- anonymous

Flux through a piecewise-continuous closed surface

- jamiebookeater

I got my questions answered at brainly.com in under 10 minutes. Go to brainly.com now for free help!

At vero eos et accusamus et iusto odio dignissimos ducimus qui blanditiis praesentium voluptatum deleniti atque corrupti quos dolores et quas molestias excepturi sint occaecati cupiditate non provident, similique sunt in culpa qui officia deserunt mollitia animi, id est laborum et dolorum fuga.
Et harum quidem rerum facilis est et expedita distinctio. Nam libero tempore, cum soluta nobis est eligendi optio cumque nihil impedit quo minus id quod maxime placeat facere possimus, omnis voluptas assumenda est, omnis dolor repellendus.
Itaque earum rerum hic tenetur a sapiente delectus, ut aut reiciendis voluptatibus maiores alias consequatur aut perferendis doloribus asperiores repellat.

Get this expert

answer on brainly

SEE EXPERT ANSWER

Get your **free** account and access **expert** answers to this

and **thousands** of other questions

- anonymous

I know it has something to do with electric flux

- geerky42

http://hyperphysics.phy-astr.gsu.edu/hbase/electric/gaulaw.html

- anonymous

how do I make the electic flux symbol?

Looking for something else?

Not the answer you are looking for? Search for more explanations.

## More answers

- geerky42

Google is your best friend.

- anonymous

I'm looking at a Flux through a Piecewise-continues closed surface

- anonymous

I'll draw it

- anonymous

|dw:1359307997058:dw|

- anonymous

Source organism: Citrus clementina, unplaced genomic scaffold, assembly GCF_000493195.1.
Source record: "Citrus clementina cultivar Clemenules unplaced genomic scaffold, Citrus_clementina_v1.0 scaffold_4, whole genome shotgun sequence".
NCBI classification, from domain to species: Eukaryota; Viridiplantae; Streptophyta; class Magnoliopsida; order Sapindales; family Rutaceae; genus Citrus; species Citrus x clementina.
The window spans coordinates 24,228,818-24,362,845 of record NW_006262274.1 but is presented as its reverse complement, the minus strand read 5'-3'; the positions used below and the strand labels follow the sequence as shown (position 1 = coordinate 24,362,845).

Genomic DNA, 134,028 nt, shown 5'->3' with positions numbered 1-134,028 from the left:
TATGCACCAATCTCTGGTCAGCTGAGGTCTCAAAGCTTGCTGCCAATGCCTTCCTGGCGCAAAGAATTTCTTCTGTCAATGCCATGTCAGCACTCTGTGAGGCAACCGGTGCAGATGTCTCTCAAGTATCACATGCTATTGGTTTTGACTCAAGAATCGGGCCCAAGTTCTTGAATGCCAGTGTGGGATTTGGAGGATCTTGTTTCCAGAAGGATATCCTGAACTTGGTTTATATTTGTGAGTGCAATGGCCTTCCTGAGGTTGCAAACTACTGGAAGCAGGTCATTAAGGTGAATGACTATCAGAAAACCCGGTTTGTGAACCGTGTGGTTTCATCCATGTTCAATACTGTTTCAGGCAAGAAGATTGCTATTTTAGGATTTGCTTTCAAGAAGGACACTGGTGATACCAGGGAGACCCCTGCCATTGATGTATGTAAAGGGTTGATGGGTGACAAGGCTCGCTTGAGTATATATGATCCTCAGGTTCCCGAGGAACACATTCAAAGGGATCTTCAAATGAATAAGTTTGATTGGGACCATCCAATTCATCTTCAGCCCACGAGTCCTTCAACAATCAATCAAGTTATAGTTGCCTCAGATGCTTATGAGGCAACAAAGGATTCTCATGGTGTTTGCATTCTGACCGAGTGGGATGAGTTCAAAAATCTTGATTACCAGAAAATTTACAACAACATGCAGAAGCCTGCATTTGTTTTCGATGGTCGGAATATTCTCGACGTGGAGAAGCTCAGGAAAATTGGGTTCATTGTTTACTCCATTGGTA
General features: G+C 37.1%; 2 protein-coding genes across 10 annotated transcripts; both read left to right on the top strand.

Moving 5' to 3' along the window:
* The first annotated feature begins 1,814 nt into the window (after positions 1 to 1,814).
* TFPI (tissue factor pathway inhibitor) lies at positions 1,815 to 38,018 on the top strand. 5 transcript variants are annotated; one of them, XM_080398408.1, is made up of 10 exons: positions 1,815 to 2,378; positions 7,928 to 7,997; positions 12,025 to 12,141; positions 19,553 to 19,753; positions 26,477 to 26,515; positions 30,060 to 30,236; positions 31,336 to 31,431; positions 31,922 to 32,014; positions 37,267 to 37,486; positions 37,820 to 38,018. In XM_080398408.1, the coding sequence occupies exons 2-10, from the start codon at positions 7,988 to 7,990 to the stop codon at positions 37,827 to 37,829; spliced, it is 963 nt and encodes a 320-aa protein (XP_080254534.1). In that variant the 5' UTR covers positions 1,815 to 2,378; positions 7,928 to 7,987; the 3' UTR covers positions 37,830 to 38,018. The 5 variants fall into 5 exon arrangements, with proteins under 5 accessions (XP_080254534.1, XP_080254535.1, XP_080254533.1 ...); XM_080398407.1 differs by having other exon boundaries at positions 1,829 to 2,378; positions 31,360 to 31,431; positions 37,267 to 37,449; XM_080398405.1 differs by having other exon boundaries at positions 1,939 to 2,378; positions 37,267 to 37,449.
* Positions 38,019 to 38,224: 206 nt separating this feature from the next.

E=+(200 N/C)k
through the region z>0 and by E=-200 N/C k through the region z<0

- anonymous

|dw:1359308120623:dw|

- anonymous

Who does the E on top penetrate the surface and is still parallel to the surface?

- anonymous

- anonymous

- anonymous

ok, I have an integral question though

- anonymous

\[\int_{x_1}^{X_2} \frac{kcos\theta\lambda dx_2}{r^2}\]

- phi

The flux is the part of E normal to the surface. So to answer your question
how does the E on top penetrate the surface and is still parallel to the surface? It doesn't
the flux through the sides is 0

- anonymous

Oh interesting

- anonymous

can you help me understand an example in my book. It's a different problem. It's about electric field due to a line charge of finite length. It doesn't involve gauss...do you have a min?

- phi

ok

- anonymous

A thin rod of length L and charge Q is uniformly charged, so it has a linear density of \[\lambda=\frac Ql\] Find the electric field at point P, where P is an arbitrarily positioned point

- phi

Do they explain how to do this ?

- anonymous

Yes, they draw it out and everything. I can write their explanation and we can talk about it. I kinda get it, but I need to be able to reproduce this on my own

- anonymous

ok it starts off with \[dE=dE_rr\] how do I make an r hat?

- anonymous

and the E has an arrow on top of it

- anonymous

|dw:1359310750008:dw|

- phi

ok. so now you find E due to dq ?
then integrate over all the dq's in the rod ?

- anonymous

Sorry I'm typing it all...might take me a couple of mins

- anonymous

\[\vec{dE}=dE_r \hat{r}\]
\[dE_x=dE_r\hat r \cdot \hat i=dE_rcos\theta\]
\[dE_y=dE_r\hat r \cdot \hat j=dE_rsin\theta\]

- anonymous

\[dE_r=\frac{kdq}{r^2}\]
and
\[cos\theta=\frac{-x_s}{r}\]

- anonymous

|dw:1359311776834:dw|

- phi

yes, I think I follow it so far.

- phi

now we need an equation ?

- anonymous

\[dE_x=\frac{k\;dq}{r^2}cos\theta=\frac{k\;cos\theta\;\lambda dx_s}{r^2}\]

- anonymous

\[\int_{x_1}^{X_2} \frac{kcos\theta\lambda dx_2}{r^2}=k\lambda\int_{x_1}^{x_2}\frac{cos\theta \;dx_s}{r^2}\]

- anonymous

\[tan\theta=\frac{y_p}{|x_s|}=\frac{y_p}{-x_s}\]

- anonymous

so \[x_s=-\frac{y_p}{tan\theta}=-y_pcot\theta\]

- anonymous

I'm beyond LOST...but it continues...I'll just continue typing because they have another integral coming up...

- anonymous

\[sin\theta=\frac{y_p}{r},\;\textrm{so}\;r=\frac{y_p}{sin\theta}\]